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F. Kyari, B. Dineen; The prevalence and causes of blindness and visual impairment and the barriers to the up–take of eye surgery in Borno State, Nigeria . Invest. Ophthalmol. Vis. Sci. 2004;45(13):1065.
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© ARVO (1962-2015); The Authors (2016-present)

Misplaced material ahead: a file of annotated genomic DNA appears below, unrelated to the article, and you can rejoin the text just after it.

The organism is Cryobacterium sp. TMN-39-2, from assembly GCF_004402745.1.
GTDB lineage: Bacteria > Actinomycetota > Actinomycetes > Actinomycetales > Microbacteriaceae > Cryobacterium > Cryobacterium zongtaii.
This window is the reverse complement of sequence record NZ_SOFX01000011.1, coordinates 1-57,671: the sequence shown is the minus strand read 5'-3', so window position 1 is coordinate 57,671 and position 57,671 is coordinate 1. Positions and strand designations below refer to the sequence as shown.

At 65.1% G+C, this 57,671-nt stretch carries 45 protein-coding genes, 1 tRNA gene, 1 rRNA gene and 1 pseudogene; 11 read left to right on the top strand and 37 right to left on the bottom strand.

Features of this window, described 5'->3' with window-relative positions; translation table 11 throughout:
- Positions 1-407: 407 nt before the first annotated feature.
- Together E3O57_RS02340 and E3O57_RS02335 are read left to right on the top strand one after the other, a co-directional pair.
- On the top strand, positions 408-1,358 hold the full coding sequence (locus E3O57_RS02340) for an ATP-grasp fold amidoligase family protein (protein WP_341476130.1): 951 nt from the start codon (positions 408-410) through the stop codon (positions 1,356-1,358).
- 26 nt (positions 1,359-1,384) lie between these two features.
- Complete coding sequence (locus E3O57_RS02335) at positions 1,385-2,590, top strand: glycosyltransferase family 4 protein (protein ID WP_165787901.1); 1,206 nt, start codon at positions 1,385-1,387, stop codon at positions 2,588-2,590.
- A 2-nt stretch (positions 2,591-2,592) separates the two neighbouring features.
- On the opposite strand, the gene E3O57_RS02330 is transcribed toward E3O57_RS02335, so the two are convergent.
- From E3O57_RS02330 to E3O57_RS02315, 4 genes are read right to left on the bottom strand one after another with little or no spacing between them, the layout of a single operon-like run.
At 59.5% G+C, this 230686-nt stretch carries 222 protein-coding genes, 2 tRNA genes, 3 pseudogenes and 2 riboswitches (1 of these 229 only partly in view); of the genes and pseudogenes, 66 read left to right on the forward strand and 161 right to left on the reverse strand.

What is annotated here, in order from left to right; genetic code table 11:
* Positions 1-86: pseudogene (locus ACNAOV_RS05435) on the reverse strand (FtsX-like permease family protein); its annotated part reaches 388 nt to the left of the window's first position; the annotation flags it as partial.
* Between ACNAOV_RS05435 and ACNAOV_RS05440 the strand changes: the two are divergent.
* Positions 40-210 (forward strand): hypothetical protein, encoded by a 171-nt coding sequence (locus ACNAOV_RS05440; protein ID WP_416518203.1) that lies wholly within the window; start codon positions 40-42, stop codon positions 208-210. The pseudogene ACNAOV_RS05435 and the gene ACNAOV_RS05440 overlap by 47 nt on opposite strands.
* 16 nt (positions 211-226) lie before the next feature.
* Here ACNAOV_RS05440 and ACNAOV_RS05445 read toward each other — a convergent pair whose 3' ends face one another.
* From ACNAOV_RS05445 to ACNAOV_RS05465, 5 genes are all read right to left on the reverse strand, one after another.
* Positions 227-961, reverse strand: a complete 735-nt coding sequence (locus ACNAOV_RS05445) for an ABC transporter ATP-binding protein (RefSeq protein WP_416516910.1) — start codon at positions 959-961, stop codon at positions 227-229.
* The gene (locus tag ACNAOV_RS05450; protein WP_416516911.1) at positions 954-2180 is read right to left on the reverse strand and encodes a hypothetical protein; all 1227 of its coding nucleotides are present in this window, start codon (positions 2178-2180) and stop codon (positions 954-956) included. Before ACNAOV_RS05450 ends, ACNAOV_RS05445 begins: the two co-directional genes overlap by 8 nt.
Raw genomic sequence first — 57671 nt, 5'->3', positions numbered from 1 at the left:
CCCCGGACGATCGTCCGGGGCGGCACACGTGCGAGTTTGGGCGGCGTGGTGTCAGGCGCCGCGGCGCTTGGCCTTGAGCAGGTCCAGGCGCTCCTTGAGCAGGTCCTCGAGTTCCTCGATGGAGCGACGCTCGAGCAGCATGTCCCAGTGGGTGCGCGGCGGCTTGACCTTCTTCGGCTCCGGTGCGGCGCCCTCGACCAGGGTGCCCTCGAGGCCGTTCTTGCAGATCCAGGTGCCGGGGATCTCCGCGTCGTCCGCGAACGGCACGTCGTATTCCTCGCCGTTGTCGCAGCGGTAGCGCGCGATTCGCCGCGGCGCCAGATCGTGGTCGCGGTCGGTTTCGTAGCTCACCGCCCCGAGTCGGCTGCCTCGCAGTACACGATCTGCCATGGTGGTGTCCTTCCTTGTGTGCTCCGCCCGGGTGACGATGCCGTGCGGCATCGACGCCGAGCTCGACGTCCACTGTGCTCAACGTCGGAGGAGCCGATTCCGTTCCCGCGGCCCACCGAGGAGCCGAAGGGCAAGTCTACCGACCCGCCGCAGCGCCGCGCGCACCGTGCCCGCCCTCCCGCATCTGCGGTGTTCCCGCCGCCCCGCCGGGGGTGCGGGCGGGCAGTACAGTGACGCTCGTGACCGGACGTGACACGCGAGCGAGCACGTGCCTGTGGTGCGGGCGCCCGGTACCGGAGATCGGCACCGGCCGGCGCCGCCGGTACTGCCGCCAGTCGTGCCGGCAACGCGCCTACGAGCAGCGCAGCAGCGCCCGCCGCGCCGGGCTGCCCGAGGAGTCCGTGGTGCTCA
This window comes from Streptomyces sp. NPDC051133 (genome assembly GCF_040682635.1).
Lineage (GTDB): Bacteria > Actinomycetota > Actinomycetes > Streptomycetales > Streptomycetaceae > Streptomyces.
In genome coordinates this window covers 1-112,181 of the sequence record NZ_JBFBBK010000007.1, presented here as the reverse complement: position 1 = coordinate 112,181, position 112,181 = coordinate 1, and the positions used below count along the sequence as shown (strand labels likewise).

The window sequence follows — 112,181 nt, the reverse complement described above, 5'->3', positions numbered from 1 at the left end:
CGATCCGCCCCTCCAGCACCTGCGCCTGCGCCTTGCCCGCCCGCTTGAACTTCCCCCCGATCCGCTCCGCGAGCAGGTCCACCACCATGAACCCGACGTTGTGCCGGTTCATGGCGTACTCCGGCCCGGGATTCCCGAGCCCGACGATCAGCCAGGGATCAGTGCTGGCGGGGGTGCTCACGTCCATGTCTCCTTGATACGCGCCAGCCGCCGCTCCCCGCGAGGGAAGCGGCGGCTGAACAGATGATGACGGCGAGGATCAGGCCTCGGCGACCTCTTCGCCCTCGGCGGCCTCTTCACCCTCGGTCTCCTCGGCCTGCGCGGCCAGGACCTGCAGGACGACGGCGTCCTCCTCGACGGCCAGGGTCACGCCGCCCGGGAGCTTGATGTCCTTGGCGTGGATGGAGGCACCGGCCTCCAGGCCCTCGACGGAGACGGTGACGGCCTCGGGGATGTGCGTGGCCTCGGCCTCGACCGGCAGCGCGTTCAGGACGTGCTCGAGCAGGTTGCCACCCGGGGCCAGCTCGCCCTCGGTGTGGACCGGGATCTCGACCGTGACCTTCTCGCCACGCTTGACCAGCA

Purpose:A population–based cross–sectional survey was conducted to identify the prevalence of blindness and visual impairment among adults 30 years and older in Mobbar local government authority (LGA) of Borno State, Nigeria. Barriers to access and up–take of ophthalmic surgery were also assessed. Methods:A total of 1503 subjects (87.7% response rate) were interviewed and examined. The study sample was chosen by two–stage cluster random sampling with probability– proportional–to–size techniques. The first stage consisted of selection of 16 rural villages and 4 urban clusters, while the second sampling stage involved enumeration and examination of 90 adults aged 30 years and older per cluster. Each person underwent logMAR visual acuity (VA) testing and an eye exam, including lens opacity grading and cup:disc ratio assessment. Those with VA of less than 6/18 in one or both eyes were further examined in order to determine the cause of visual loss. Those with operable cataract, glaucoma or trichiasis were asked why they had not sought medical attention. Results:A blindness prevalence of 8.3% (95% CI 7.0 to 9.9%) was found among the sampled population. Cataract was responsible for 56.8% of the blindness, giving a cataract blindness prevalence of 4.72%, and prevalence of blinding bilateral cataract of 2.67%. Post–intervention complications (12.8%) and corneal opacity (10.4%) were the next leading causes of blindness. Trachoma and glaucoma accounted for 4% and 3.2% of blindness, respectively. Women, the aged and rural dwellers were more likely to be blind. The cataract surgical coverage (for persons) was 30% for operable cataracts VA < 6/60. Trichiasis surgical coverage (for persons) was 22% and glaucoma surgical coverage (for persons) was 37.5%. The main barrier to ophthalmic surgery was related to cost and affordability, though nearly one–quarter of respondents did not indicate any specific reason. Conclusions:A comprehensive eye care service to provide good quality high output cataract surgery would address about 75% of blindness in this underserved community.
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